I had a great day on Monday, October 13, 2009. I attended the Computers for Youth Education Executives day.
The purpose of the day is for Title I Middle School students from New York City and education executives from around the country to evaluate learning software for the home. At the end of the day, three titles become finalists based on the following criteria:
- improves students' academic competencies
- promotes family involvement in education
- develops students' life-long learning skills (such as planning and reflection)
- motivates students to learn
- increases students' social interaction around learning
This summer, the students attended a two week boot camp, where they learned and worked with twenty different titles. From those titles, they chose twelve nominees.
On Education Executives day, the students presented each title to the education leaders, explained what they learned, what they liked, how they used the software, and what they recommended. The educators were
- Craig Lynch, Officer for Information Technology Services, Chicago Public Schools
- Kate Kemker, Director of Instructional Technology, Florida Department of Education
- Anne McMullan, Insturctional Technology Officer, Klein Independent School District, TX
- Hydra Mendoza, Mayor's Education Advisor, San Francisco
- Themy Sparangis, Chief Technology Director, Education Technology, Los Angeles Unified School District
- Andrea Waters-Winston, Acting Director, Instructional Technology, Atlanta Public Schools.
The kids did a great job. For many, it was their first ever presentation, yet they fully engaged the adult audience as they instructed, demonstrated, and explained. You could see their self-confidence increase as the day progressed, and they found out that what they said mattered.
Following is a list of the programs and my reaction and summary of the educator's thoughts
This is a free downloadable program designed to teach wolf ecology at Yellowstone National Park. We all had objections to this program. Wolves gain strength by drinking blood. Wolves can only mate with other wolves of the same color. Students didn't seem to learn about how wolves aid the ecology. Many of the students loved the blood and gore of the program.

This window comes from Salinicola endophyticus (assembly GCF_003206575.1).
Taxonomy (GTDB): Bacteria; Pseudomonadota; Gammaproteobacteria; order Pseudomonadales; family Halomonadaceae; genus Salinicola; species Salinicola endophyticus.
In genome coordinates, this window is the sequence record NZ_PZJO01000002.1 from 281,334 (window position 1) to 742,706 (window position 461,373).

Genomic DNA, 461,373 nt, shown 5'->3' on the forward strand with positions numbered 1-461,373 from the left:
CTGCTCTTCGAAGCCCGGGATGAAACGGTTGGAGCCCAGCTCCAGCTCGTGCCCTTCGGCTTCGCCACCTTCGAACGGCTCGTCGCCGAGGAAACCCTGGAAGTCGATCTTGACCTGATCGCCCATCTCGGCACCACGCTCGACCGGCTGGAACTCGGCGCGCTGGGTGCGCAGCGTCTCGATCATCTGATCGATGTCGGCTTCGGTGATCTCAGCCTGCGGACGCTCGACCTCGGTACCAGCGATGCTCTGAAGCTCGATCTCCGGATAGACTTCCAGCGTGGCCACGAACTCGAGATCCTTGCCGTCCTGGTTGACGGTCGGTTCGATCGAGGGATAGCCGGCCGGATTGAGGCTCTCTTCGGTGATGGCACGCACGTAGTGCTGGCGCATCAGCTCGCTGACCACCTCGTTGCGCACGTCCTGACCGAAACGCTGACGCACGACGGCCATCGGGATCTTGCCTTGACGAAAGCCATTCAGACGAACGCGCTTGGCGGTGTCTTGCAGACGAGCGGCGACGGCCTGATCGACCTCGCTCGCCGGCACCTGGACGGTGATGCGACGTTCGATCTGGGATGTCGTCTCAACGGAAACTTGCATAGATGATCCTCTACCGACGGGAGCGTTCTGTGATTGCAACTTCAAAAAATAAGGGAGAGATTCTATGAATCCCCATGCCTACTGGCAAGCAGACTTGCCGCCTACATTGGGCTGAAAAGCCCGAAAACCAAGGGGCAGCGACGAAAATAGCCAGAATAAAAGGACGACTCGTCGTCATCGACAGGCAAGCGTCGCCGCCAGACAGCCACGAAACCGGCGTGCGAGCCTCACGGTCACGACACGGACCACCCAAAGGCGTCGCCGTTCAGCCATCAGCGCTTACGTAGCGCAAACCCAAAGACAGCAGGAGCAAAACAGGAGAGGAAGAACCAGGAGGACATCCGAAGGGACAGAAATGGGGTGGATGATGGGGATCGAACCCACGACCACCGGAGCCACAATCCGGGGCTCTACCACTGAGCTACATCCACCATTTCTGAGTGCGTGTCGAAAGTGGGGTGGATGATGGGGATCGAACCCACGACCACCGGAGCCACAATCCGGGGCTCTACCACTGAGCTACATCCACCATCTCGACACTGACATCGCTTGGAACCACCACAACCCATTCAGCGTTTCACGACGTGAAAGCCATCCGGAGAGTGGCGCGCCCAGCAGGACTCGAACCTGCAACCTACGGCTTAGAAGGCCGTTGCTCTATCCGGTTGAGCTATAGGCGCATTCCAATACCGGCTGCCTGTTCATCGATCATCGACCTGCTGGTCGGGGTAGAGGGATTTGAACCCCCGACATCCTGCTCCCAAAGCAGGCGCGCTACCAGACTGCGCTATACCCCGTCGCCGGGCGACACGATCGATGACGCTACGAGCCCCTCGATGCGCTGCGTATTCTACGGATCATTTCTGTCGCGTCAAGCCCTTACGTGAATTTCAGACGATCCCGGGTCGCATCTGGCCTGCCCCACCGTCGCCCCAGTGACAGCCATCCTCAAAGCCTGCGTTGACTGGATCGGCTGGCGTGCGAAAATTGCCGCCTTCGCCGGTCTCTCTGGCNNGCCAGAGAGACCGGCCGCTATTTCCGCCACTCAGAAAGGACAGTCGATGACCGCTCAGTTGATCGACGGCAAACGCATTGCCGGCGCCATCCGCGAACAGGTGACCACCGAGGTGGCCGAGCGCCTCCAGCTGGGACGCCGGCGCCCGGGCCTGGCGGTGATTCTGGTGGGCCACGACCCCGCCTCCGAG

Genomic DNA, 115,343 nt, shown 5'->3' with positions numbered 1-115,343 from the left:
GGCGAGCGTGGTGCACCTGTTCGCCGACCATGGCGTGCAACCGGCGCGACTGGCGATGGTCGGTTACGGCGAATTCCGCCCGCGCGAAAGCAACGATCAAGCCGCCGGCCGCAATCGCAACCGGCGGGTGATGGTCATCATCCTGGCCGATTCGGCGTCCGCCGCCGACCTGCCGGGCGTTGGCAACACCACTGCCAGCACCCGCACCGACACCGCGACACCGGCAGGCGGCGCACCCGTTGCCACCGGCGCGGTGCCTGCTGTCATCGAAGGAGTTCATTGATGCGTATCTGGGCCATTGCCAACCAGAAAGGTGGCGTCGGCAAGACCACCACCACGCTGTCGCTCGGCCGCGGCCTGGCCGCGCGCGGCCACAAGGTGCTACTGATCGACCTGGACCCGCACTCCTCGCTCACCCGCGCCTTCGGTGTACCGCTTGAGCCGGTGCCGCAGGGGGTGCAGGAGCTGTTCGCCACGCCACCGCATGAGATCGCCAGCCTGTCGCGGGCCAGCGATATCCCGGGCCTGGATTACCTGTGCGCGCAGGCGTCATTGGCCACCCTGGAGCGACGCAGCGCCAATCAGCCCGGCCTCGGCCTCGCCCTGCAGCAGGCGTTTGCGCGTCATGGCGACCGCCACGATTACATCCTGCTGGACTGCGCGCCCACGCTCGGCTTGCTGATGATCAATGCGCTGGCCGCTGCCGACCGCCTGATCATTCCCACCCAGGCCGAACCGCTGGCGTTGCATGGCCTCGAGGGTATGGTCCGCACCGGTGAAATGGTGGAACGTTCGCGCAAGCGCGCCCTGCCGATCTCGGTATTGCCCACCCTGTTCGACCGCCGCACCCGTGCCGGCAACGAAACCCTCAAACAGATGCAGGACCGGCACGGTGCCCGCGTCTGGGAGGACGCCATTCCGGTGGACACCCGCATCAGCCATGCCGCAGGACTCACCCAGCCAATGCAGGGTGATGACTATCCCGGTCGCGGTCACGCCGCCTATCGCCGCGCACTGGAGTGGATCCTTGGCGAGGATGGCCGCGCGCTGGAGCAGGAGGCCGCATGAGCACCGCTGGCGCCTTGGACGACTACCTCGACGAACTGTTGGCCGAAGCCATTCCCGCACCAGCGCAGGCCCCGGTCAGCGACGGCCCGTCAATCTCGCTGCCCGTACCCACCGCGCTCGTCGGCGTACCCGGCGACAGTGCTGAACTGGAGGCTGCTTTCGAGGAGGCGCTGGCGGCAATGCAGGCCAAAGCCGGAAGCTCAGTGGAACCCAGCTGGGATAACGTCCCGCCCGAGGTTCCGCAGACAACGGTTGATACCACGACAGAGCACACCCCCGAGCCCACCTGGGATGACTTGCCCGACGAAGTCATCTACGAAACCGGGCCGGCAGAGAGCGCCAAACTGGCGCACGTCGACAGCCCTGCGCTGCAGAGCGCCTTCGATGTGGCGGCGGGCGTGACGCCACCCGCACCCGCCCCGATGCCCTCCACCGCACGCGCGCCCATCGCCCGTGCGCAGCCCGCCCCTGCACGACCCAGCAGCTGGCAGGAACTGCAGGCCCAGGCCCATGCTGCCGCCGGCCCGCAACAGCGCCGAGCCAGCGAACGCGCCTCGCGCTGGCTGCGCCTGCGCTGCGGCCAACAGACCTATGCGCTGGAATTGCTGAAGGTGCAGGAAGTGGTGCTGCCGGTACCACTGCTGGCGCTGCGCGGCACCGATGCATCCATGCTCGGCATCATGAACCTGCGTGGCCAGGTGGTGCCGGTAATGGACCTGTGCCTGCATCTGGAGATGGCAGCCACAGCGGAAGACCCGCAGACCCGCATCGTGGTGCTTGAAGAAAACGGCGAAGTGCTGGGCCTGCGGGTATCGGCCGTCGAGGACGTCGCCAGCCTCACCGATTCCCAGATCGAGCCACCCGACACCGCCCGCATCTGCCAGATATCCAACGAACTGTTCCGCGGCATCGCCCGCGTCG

This is a free game that can be played at a number of sites, including the linked one. It teachers problem solving and some physics principals. You play by cutting wooden objects and joints in order to guide your character to its goal. This was one of three games that is very similar to The Incredible Machine, a game I used to play 20 years ago. The kids loved the game, but not quite as much as World of Goo (below).
This game costs $19.99 to download, and there is a free demo available. This game teaches more about ecology than the Wolfquest game, as you balance the needs of carnivores, plant-eaters, and plants over the four seasons. The students never did understand how to balance the needs of the different species in order to have a sustainable environment.Resilient Planet
This is available as free download or for purchase, and comes from the Jason Project. It also comes with classroom curriculum.
Students explore different biomes, both on land and under the sea, and learn to identify plants and animals while they also do activities. The kids really enjoyed the realism and the graphics, and saw a direct connection between this game and what they needed to learn in school.
You can play free for one hour, or download (this site charges $6.99).
Of the three problem solving games, this is the one the kids liked the best, probably because of the graphics and the immediate feedback. In the other games, the students set up their contraption and then pressed a button to view the results. Players create large structures using balls of goo, and must follow the rules of gravity and physics. The kids found that the game occupied them for at least twenty hours. But, when the kids ran into trouble, they also found they could do searches for solutions.